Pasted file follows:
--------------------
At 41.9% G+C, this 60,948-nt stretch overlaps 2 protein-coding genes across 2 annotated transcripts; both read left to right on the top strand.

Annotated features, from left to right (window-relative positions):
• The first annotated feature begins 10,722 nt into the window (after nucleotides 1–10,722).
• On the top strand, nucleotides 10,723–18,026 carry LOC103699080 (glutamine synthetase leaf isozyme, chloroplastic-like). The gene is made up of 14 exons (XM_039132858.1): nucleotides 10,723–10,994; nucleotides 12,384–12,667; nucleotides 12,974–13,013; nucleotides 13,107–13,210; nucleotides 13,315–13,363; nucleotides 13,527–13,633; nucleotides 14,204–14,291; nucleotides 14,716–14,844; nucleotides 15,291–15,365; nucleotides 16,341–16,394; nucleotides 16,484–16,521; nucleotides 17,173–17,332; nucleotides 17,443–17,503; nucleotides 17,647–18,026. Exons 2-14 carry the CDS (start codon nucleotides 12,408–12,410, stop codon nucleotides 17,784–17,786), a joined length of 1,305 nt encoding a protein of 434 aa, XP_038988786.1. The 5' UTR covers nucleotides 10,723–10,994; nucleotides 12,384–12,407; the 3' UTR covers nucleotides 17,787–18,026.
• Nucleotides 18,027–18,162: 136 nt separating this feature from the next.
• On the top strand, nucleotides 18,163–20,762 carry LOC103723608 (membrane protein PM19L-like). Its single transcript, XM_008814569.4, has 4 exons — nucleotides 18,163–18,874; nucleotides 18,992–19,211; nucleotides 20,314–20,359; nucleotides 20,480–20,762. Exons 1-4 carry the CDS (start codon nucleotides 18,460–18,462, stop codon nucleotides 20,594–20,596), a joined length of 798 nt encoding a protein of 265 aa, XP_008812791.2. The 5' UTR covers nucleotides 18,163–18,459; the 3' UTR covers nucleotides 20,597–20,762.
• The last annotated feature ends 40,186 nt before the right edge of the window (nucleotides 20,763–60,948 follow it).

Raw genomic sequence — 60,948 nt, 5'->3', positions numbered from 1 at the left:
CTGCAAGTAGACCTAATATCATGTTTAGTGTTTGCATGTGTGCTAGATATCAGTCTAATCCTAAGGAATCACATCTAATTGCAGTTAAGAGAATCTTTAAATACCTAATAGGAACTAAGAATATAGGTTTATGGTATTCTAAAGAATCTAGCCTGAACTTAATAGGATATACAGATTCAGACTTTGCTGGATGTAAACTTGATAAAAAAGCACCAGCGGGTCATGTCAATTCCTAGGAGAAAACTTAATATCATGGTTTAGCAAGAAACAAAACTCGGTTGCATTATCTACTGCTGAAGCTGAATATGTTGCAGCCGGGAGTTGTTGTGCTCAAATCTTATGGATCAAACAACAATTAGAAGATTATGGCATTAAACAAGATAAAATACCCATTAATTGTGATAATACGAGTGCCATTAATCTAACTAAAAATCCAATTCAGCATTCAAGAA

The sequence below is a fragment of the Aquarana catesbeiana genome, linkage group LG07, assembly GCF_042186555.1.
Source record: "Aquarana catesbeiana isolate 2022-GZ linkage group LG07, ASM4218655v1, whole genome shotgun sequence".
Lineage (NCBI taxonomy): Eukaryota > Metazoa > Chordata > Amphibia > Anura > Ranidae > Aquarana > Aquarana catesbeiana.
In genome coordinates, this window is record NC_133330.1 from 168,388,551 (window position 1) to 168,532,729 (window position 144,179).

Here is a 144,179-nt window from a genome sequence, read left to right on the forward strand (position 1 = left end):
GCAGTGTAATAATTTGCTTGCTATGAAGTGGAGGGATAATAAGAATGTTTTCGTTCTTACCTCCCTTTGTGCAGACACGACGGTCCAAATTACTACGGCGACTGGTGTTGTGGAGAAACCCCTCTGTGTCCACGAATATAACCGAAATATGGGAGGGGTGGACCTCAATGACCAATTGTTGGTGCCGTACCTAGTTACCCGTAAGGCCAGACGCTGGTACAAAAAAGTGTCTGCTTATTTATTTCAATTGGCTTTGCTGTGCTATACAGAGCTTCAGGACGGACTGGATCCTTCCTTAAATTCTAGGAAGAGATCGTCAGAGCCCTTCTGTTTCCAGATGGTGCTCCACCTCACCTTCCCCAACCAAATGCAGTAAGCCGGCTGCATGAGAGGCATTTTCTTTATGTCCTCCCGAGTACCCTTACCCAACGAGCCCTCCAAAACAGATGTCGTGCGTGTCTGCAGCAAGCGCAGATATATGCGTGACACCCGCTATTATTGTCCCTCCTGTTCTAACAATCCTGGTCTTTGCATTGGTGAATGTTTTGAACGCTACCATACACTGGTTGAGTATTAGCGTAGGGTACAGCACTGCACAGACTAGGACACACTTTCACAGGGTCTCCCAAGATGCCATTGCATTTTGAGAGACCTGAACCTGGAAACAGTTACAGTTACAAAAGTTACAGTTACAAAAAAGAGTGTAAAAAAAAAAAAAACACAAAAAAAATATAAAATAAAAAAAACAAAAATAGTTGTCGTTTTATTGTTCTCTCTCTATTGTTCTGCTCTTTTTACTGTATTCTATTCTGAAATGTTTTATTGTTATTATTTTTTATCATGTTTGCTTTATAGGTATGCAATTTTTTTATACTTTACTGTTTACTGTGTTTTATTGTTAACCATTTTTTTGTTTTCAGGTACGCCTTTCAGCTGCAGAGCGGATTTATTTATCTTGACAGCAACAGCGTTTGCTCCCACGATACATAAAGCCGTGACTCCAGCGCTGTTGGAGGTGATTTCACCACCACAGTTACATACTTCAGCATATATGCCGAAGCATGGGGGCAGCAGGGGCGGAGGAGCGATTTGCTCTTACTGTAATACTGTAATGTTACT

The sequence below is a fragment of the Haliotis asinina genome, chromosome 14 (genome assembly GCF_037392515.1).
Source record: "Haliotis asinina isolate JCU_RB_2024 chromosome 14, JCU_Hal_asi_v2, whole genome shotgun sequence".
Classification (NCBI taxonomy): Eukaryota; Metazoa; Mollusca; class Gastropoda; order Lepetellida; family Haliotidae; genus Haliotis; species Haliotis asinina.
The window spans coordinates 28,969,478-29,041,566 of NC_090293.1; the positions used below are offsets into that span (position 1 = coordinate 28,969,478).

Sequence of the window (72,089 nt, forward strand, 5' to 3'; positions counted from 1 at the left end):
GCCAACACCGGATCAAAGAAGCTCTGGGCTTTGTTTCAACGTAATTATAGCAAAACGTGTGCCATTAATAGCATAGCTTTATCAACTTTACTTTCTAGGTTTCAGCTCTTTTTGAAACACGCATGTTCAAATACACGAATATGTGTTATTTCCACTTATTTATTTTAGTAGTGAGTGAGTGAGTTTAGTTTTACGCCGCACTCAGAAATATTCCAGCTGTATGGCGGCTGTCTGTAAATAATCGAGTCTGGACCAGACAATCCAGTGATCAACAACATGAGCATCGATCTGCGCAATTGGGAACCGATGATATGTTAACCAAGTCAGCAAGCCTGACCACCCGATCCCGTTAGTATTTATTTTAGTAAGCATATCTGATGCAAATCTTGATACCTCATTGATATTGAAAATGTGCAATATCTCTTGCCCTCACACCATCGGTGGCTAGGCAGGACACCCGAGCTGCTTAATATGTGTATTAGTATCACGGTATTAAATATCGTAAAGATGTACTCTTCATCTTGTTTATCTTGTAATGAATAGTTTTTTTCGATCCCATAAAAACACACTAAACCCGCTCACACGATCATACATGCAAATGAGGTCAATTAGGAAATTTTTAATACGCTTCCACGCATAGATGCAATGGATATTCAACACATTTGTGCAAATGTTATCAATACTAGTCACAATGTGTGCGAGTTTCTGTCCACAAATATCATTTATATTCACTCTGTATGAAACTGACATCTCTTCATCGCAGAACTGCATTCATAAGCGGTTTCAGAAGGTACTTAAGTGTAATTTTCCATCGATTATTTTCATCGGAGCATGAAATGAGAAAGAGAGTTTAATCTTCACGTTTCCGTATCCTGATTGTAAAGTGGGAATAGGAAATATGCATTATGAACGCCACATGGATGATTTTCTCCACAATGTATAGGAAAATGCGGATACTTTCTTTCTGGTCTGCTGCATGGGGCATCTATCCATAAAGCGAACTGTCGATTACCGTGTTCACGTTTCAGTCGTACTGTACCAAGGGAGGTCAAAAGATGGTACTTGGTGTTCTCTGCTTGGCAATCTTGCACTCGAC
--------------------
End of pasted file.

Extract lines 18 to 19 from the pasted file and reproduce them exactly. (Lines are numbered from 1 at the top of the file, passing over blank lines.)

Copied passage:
Classification (NCBI taxonomy): Eukaryota; Metazoa; Mollusca; class Gastropoda; order Lepetellida; family Haliotidae; genus Haliotis; species Haliotis asinina.
The window spans coordinates 28,969,478-29,041,566 of NC_090293.1; the positions used below are offsets into that span (position 1 = coordinate 28,969,478).